By Jack Cawthon 2011|
'Twas the season for giving, but I hadn't realized how much giving and getting was taking place until a few days before Christmas I passed by a newspaper dispenser and the banner headline screamed out "Nurse Gets Prison for Sex."
The observed newspaper belongs to Mr. Raese's empire. I have never subscribed, being rather frugal - some say cheap. However, Mr. Raese probably now needs the money after his abortive recent campaign in able to retreat to sunny Florida and his yacht where he can relax and have a cup of tea in comfort.
My purchase of a newspaper must be something special. And I couldn't think of anything more special than a nurse being awarded a prison to apply her special nursing skills. The headline was certainly titillating for inquiring, if somewhat dirty, minds like mine. I decided now was the time to part with fifty cents to read the rest of the story, Paul Harvey fashion.
I should have kept my fifty cents and applied it to an old folks' coffee at Mickey Dee's! Reading the body of the story I found the nurse wasn't being awarded a prison for any special nursing skills, but was being sent to one for an improper act with an inmate in one, which I assumed violated the higher cannons of the nursing profession, or maybe the Federal Pure Food and Drug Act. My major concern at the moment was moaning the loss of my fifty cents.
I once was exposed to journalism - alas, I never caught it - but I learned early on, not by textbook or lecture, but commonsense, that a newspaper can't exist unless it makes money, which means subscribers, or dolts like me who drop fifty cents, which in turn entices advertisers who pay money.
This revelation never came up in journalism class. We were led to believe that the newspaper existed solely for the public right to know, to keep government subservient, and to protect the American way of life.
There was, however, a certain degree of coldness between those in the news writing curriculum and those in advertising.
I once served time in a leading Morgantown mental institution with a man who had received a law degree from a prestigious university. He had never practiced law, but would bemoan from time to time, especially when reflecting on the noted barrister John Barleycorn, "Justice was never once discussed in class."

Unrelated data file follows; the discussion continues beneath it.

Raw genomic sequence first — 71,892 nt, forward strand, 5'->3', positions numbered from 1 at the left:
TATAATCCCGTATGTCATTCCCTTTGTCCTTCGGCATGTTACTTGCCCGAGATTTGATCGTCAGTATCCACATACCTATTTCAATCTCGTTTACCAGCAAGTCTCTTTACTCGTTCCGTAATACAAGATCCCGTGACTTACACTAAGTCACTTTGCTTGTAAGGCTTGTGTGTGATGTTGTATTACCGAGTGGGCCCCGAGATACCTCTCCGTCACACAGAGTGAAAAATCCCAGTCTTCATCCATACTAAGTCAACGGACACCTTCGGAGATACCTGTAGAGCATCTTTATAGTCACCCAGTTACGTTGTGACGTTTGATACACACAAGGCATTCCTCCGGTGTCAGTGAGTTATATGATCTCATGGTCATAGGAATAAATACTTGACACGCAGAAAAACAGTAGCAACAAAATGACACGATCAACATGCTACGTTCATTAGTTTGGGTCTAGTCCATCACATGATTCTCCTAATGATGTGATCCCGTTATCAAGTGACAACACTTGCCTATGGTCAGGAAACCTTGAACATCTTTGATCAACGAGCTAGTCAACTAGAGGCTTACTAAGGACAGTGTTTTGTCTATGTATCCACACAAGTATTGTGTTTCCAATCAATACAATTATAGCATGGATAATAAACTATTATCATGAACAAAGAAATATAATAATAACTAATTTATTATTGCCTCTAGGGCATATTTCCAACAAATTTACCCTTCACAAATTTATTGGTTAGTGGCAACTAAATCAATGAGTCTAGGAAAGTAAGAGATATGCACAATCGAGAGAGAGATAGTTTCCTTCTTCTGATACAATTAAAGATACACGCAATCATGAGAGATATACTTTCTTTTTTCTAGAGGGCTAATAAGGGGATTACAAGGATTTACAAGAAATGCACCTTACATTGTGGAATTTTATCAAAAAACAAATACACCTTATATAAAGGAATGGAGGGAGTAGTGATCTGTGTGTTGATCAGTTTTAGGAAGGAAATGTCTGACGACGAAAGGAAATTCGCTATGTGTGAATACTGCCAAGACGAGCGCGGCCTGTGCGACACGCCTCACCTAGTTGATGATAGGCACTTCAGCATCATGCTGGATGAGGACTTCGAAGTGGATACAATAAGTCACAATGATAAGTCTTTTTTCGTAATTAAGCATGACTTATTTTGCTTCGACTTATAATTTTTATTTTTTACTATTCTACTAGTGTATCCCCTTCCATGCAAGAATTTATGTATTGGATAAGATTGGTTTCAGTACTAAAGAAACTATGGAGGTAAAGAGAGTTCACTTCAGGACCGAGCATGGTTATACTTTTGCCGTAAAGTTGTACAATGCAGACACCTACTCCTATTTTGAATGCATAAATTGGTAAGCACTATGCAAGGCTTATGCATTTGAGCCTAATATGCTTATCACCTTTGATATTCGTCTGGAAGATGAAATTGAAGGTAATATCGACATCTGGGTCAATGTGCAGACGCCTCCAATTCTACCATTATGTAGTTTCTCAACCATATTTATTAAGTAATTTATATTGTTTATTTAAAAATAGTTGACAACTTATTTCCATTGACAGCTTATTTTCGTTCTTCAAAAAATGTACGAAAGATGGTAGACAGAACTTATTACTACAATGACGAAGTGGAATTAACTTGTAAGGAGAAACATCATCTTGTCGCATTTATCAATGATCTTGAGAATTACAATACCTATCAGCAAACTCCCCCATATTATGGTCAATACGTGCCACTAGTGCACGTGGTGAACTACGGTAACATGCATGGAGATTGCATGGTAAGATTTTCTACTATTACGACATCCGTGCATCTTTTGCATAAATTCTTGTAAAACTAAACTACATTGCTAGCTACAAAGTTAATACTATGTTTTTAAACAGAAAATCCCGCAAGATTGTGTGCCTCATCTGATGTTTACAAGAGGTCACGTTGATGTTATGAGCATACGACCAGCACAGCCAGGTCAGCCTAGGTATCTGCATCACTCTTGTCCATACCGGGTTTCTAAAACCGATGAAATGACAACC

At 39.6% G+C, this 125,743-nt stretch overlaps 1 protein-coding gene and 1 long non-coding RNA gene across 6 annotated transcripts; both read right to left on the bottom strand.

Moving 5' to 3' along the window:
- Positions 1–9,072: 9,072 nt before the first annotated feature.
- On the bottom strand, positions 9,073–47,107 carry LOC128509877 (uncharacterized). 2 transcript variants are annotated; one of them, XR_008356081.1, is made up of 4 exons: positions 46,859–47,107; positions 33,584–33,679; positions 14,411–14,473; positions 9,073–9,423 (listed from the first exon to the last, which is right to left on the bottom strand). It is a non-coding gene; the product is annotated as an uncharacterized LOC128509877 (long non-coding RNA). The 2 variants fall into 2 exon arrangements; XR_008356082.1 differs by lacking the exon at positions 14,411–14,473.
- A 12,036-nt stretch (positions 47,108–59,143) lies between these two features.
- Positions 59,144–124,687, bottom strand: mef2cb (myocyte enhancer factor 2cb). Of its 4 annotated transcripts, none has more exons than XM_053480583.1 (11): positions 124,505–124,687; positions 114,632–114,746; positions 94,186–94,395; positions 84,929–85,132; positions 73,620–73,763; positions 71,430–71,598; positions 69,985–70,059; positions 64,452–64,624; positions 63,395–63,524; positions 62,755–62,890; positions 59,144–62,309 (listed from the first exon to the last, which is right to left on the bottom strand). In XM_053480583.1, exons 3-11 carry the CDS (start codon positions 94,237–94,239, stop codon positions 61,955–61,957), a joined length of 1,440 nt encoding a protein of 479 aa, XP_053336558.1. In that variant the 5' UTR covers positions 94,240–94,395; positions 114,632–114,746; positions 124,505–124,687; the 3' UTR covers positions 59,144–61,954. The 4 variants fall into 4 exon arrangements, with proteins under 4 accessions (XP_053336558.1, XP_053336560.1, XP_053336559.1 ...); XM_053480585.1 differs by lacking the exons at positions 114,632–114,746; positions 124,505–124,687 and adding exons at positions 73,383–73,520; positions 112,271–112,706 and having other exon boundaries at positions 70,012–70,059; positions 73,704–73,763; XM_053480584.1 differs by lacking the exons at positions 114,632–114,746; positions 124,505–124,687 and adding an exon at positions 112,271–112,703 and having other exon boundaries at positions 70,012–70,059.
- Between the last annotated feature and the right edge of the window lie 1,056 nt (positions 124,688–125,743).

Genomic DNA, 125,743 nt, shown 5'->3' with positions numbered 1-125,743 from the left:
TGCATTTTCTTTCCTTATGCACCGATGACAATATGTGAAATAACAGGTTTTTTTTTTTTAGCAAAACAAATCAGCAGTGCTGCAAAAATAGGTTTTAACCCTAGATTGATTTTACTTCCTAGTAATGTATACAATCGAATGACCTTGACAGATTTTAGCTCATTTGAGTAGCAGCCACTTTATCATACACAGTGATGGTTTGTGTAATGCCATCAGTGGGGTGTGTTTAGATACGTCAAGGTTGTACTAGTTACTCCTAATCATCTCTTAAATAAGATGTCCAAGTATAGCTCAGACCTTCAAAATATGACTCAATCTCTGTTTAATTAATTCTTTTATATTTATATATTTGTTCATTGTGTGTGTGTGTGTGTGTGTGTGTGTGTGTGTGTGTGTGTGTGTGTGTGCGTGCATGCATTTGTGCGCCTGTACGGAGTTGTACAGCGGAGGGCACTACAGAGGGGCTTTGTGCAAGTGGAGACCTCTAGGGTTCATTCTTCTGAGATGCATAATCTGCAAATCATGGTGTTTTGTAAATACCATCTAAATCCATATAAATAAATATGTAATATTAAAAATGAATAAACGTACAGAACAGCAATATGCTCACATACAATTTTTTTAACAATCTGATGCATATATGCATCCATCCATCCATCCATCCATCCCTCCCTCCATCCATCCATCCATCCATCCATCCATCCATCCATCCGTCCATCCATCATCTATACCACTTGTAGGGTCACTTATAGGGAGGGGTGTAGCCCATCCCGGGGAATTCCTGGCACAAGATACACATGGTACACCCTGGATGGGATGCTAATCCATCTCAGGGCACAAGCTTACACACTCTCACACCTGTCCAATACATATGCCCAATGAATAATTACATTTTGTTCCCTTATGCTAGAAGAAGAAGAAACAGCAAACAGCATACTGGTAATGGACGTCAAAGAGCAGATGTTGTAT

Although I began rather legitimately in journalism in my hometown of Glenville, I soon saw little purpose, or put another way, money, following that pursuit.
So, I moved to the fringes, far, far fringes - and here you might hear the theme song from the Twilight Zone playing - to a more rewarding, if not morally debasing, enrollment in The Payroll.
In that profession, some say next to the world's oldest, that which was distilled in journalism class went into reverse: The public had only the right to know what we told it, often through the ghostly mouths of those entrusted with guarding the American way of life, and only through their "office of public relations." Maybe you see a relationship to my misconstrued newspaper headline?
As Roger Miller once exclaimed dolefully in song: "Dang, dang me, they ort to take a rope and hang me." I often recall that refrain as I trudge to the bank with my meager, although possibly more than I deserve, pension check.
But all this leads to another vital issue. Who today needs newspapers, magazines, or other so geekly put "hard copy"?
One night recently Bob Weaver and I were in a telephone conversation, sort of an annual Christmas tradition. We were lamenting the failing circulation of newspapers and magazines and how we receive solicitations begging us to subscribe, and if we do, perhaps receive a premium of some sort, much as banks once gave away for our money before the government took over that role. Computers were killing a way of life, we both agreed.
Bob and I both were pondering that in the future kids probably wouldn't know how to read anyway except for some twitter of their own. Then the thought struck me: Didn't the Hur Herald begin a move more than ten years ago to the realm we were berating?
There was a pause on the line, which at both Bob's and my age some might assume a "senior moment," but I with the times call a "Microsoft moment," before he replied that, by golly, yes that was true. Here we are, two old codgers, crying about the demise of journalism as we know it, and you are reading about it on this machine of the Devil which is the tool of destruction!
We also discussed how unappreciative you readers are as you seldom respond with praise for the witty and clever things we write. As any writer knows, and so few will admit, the reason for writing is to stroke one's ego, which with most writers is woefully lacking. (Some writers insist on pay, but that is heavily outweighed by those who are willing to pay for the privilege.)
It's been a while since I called on you unfeeling readers for ego fulfillment, and so few of you have noticed! However, for one loyal groupie, if I may, who has followed me faithfully from the days of the West Virginia Hillbilly, I dedicate this renewal column. John Gutermuth, in ice-choked Atlanta, this budding piece is for you, as you donate to the Herald and ask for so little in return.